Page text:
Idaho State Historical Society Exhibits
Idaho State Historical Museum
Treat yourself to a visit to the Idaho State Historical Museum and experience the rich cultural heritage of the unique place that is Idaho. Learn the state’s story through objects, photographs, and first-person accounts the museum has carefully preserved for generations. Extensive collections of artifacts and interactive exhibits vividly bring to life Idaho’s past for visitors of all ages. Children will enjoy trying out a variety of saddles, touching an actual hydraulic “giant” mining nozzle, and taking a virtual tour of the Oregon Trail in Idaho. Exhibits dramatically convey the differences between daily life in Idaho “then” and now.
Old Idaho Penitentiary
Prepare to be amazed as you visit one of the nation’s largest collections of historic arms and military memorabilia at the J. Curtis Earl Memorial Exhibit: Arms and Armament through the Ages, located in the Old Idaho Penitentiary. The wide-ranging collection and dramatic settings illustrate the development of weapons throughout history. The exhibit includes ancient Luristan bronzes, medieval arms and armor, Revolutionary War firearms and swords, Civil War artifacts, and an 1883 Gatling gun on its original carriage. Pistols, rifles, machine guns, mortars, and cannons from many of the countries involved in World Wars I and II are also featured. The Idaho Crime, Boise Time exhibit explores the reasons for selecting Boise as its location and the use of area resources such as the Table Rock quarry. The Marked Men exhibit is located in the former Barber Shop at the Old Pen. It explores the history, meaning, and method of prison tattooing through the centuries and around the world. Contraband tattoo artifacts and photographs of inmates from several state and federal prisons are included in the exhibit.
Idaho State Capitol
Make your visit to Idaho’s State Capitol more meaningful by experiencing the Governing Idaho: How People and Policies Shape our State exhibit developed by the Idaho State Historical Society. This unique and award-winning exhibit, located on the Garden Level of the Idaho Capitol tells the story of our capitol building, provides a concise and colorful history of Idaho state government, explains how it works, and inspires peoples to participate actively in their government. While on the Garden Level, visitors can also see the temporary exhibitions which are changed by the Historical Society periodically throughout the year.
Franklin Pioneer Byway and Interpretive Center
Follow the Pioneer Byway to the new Interpretive Center in Franklin, Idaho. Housed in the Lorenzo Hill Hatch and Doney Houses, the beautiful exhibits trace the regional history of south-eastern Idaho through Mormon settlement and modern agricultural development. Franklin was settled in 1862, when pioneers mistakenly thought they were forming a new Utah community. As it turned out, however, Franklin was located in Idaho, and the community grew as a Mormon settlement and center of commerce. Freight wagons, stages, and later railroads carried mining and agricultural products, and early tourists to Yellowstone National Park. Into the twentieth century, Franklin grew as an agricultural hub, producing a wide variety of food crops and developing a major mink industry. Visit the interpretive center and picture Franklin’s rich heritage and pioneering spirit.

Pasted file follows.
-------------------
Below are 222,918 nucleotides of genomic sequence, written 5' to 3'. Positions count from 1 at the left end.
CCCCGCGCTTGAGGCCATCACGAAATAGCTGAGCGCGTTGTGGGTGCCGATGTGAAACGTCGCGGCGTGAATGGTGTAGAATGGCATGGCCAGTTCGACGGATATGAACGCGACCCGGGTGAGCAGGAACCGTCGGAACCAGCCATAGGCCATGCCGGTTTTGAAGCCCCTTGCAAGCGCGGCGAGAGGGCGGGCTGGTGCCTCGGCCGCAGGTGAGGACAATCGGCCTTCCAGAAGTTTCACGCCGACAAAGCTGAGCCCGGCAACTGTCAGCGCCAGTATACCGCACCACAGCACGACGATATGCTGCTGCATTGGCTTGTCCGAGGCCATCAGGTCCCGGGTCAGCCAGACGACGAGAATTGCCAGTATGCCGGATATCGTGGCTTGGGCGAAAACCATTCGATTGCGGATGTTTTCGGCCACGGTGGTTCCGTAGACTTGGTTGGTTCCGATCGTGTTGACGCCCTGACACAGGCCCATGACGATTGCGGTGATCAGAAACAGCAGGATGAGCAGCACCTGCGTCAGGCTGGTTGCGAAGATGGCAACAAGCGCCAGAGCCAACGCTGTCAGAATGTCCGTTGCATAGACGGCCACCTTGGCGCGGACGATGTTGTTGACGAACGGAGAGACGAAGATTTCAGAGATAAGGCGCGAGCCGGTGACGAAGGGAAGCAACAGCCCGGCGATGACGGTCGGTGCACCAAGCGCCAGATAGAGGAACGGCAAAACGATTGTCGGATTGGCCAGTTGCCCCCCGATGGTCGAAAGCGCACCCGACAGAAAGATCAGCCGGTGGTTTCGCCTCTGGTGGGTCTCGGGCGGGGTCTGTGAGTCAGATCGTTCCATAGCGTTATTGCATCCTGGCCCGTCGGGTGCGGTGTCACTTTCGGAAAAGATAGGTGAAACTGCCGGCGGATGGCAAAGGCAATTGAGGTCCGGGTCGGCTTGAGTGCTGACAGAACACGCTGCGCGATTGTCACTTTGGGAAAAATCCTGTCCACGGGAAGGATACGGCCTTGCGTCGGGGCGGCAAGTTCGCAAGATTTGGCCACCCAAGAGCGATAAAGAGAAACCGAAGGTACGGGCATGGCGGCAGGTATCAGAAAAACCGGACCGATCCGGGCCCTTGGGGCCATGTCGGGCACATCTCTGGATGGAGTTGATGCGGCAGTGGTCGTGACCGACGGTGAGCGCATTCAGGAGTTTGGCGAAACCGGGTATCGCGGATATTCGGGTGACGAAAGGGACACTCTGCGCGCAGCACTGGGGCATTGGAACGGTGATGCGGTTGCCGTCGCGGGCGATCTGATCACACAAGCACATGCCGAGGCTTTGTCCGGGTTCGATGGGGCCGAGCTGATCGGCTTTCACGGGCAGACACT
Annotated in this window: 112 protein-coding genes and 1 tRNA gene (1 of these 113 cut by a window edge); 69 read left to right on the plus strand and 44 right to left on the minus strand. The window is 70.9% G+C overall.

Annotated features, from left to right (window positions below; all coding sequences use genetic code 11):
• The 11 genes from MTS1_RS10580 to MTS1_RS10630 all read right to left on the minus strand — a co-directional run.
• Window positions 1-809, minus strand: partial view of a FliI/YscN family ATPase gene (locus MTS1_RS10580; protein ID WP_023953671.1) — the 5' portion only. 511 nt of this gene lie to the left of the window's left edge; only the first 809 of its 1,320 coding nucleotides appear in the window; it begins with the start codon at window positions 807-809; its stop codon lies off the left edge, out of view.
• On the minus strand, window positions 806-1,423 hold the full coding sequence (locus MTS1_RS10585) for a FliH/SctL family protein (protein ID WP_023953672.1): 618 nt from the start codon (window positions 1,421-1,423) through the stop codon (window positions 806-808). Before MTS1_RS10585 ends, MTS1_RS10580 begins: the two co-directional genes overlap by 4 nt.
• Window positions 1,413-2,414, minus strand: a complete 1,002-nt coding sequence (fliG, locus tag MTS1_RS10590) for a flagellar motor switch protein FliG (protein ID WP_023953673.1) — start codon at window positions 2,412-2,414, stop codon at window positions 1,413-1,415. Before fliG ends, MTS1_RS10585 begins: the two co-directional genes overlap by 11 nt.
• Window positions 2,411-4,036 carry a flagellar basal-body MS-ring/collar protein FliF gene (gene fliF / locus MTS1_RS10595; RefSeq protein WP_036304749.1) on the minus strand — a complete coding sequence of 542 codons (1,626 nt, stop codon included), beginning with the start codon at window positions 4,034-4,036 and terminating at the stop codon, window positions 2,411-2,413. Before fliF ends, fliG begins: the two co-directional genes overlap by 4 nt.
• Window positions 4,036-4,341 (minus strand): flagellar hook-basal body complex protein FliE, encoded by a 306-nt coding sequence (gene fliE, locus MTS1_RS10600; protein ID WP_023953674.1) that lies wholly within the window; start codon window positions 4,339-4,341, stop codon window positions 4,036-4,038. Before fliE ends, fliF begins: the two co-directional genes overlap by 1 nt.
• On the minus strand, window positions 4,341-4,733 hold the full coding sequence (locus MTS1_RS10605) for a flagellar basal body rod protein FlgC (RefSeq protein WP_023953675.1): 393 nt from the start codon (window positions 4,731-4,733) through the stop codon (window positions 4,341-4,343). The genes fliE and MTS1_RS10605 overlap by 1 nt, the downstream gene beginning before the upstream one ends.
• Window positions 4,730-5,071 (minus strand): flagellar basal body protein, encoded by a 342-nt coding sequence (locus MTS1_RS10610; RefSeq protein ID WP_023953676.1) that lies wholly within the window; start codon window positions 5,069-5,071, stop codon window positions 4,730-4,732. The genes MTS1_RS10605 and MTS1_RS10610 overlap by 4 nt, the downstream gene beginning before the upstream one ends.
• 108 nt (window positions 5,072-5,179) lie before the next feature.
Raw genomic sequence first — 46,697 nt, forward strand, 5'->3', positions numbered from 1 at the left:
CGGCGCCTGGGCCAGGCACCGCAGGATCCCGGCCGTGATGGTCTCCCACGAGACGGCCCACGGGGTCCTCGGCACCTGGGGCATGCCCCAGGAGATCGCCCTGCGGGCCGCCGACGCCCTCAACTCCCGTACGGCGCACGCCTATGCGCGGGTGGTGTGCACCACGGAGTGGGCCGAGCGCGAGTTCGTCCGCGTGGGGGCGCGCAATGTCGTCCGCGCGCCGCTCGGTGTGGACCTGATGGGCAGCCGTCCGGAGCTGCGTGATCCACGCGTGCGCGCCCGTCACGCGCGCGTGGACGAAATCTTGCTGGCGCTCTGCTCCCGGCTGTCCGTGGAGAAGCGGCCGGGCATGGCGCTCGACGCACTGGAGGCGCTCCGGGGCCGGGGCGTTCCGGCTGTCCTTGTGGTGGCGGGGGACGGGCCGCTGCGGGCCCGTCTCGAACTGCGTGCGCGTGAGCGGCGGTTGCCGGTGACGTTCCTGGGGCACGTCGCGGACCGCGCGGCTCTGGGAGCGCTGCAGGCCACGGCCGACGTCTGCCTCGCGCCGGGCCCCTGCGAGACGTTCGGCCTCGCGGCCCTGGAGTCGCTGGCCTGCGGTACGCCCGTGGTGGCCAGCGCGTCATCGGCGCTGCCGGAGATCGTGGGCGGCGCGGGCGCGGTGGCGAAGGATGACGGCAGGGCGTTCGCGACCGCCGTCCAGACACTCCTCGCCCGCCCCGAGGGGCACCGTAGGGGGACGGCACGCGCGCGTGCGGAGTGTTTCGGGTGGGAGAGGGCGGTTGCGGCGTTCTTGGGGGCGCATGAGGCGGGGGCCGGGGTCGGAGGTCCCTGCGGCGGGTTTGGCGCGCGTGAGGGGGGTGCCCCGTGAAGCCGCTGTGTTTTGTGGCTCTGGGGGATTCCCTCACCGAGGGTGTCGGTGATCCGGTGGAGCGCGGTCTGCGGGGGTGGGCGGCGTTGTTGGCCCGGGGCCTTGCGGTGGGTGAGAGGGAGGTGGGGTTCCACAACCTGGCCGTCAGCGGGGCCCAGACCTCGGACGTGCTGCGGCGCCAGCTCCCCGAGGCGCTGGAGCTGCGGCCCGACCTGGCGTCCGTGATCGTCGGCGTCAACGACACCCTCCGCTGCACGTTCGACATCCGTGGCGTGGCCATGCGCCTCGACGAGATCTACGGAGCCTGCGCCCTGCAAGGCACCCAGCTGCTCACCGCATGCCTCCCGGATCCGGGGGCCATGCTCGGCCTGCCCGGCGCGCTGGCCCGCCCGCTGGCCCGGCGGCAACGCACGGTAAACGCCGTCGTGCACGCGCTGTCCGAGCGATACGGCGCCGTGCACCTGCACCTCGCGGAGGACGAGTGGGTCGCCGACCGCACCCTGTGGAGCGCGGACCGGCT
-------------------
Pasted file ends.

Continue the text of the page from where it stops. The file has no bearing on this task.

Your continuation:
Rock Creek Station Interpretive Center
Visit the Stricker Home Site near Hansen, Idaho, and tour the outstanding Rock Creek Station Interpretive Center. Completed in the fall of 2010, this state-of-the-art interpretive center tells the story of south-central Idaho from the natural history of the torrential Bonneville flood through Native American use, Oregon Trail emigration and early settlement to modern agricultural development of the area. Stricker Home Site and Rock Creek Station were visited by a cross section of characters: Oregon Trail emigrants bound for the Willamette Valley, freighters, cowboys and miners, scoundrels and hoodlums, Indian visitors, Chinese entrepreneurs, British, Russian, Danish, Swedish, Irish settlers, and of course, women and children. Come learn their stories and take home a vision of the real American West.
Off the beaten path in north-central Idaho stands the state’s oldest public building, the 1862 Shoshone County Courthouse. Outside the building is a wayside exhibit and inside is a series of panels detailing the area’s pioneering history. The establishment of the Courthouse followed the first gold discovery in Idaho and the ensuing gold rush into the heart of the Nez Perce Indian Reservation. The log building symbolizes the effects of the early gold rush on the Nez Perce people and the cascading events of gold discoveries following. Visit the Courthouse, enjoy the history within its walls, and reflect on the complex stories of the legendary Pacific Northwest.